Chelation of lead by dimercaptopropane sulfonate and a possible diagnostic use
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Teresa Twarog and M. George Cherian
Department of Pathology, Health Sciences Centre, University of Western Ontario, London, Ontario N6A 5C1, Canada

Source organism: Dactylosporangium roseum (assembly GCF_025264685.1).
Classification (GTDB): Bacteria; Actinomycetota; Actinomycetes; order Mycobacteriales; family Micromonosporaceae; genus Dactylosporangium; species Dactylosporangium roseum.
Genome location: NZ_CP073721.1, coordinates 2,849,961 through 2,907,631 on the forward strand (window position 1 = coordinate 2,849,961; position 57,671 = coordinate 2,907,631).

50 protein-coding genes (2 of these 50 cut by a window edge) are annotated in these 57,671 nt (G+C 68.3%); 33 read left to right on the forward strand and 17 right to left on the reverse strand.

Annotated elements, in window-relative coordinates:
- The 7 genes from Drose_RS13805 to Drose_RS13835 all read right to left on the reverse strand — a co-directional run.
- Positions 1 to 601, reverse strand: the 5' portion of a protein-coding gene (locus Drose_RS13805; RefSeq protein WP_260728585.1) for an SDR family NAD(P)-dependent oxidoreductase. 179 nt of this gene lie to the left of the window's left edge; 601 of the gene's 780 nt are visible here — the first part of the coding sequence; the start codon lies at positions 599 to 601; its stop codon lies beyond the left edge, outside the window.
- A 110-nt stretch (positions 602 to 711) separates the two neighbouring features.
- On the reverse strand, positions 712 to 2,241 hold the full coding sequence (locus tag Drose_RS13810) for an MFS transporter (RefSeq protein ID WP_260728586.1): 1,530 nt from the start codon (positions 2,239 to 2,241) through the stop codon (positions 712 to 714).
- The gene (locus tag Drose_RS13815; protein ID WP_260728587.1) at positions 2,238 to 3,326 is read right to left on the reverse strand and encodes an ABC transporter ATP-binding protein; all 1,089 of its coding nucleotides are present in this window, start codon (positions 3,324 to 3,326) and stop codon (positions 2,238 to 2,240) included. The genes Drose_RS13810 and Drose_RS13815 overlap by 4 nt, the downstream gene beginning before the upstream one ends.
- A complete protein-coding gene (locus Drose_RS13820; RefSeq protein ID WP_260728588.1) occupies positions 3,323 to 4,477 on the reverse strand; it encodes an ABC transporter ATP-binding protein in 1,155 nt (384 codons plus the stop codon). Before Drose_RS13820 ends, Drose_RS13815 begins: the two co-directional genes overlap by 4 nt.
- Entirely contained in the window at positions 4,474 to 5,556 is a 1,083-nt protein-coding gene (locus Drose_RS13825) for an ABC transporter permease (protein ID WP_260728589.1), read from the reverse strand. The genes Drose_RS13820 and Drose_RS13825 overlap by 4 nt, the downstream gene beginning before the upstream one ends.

The mobilization of lead (Pb) from Pb-exposed rats was examined following administration of dimercaptopropane sulfonate (DMPS). A dose-response study showed that the highest dose of DMPS (200 μmol/kg, ip) removed Pb from kidneys, liver, and bone, while the lower doses (25 and 50 μmol/kg) chelated Pb only from the kidneys. In experiments where DMPS was repeatedly injected to Pb-exposed rats, the maximum urinary excretion of Pb was observed within 24 hr after the first injection, with little effect in subsequent injections. Discontinuation of DMPS after the first injection (at a dose of 50 μmol DMPS/kg) caused renal Pb levels to increase until further injection of DMPS, several days later, which again mobilized Pb only from the kidneys. A single oral administration of 150 μmol DMPS/kg (a dose adjusted for specific chelation from the kidney) to rats, previously exposed to different doses of Pb resulted in a significant decrease of renal Pb in groups injected with more than 0.5 mg Pb/kg. A linear relationship was observed between renal Pb burden and urinary Pb excretion following chelation (r = 0.94, p < 0.01). Thus, the specific removal of Pb from the kidney by DMPS treatment suggests a potential use of DMPS, a relatively nontoxic drug, for the estimation of renal Pb burden and also for treatment of Pb poisoning. Unlike other chelating agents, DMPS can be administered orally.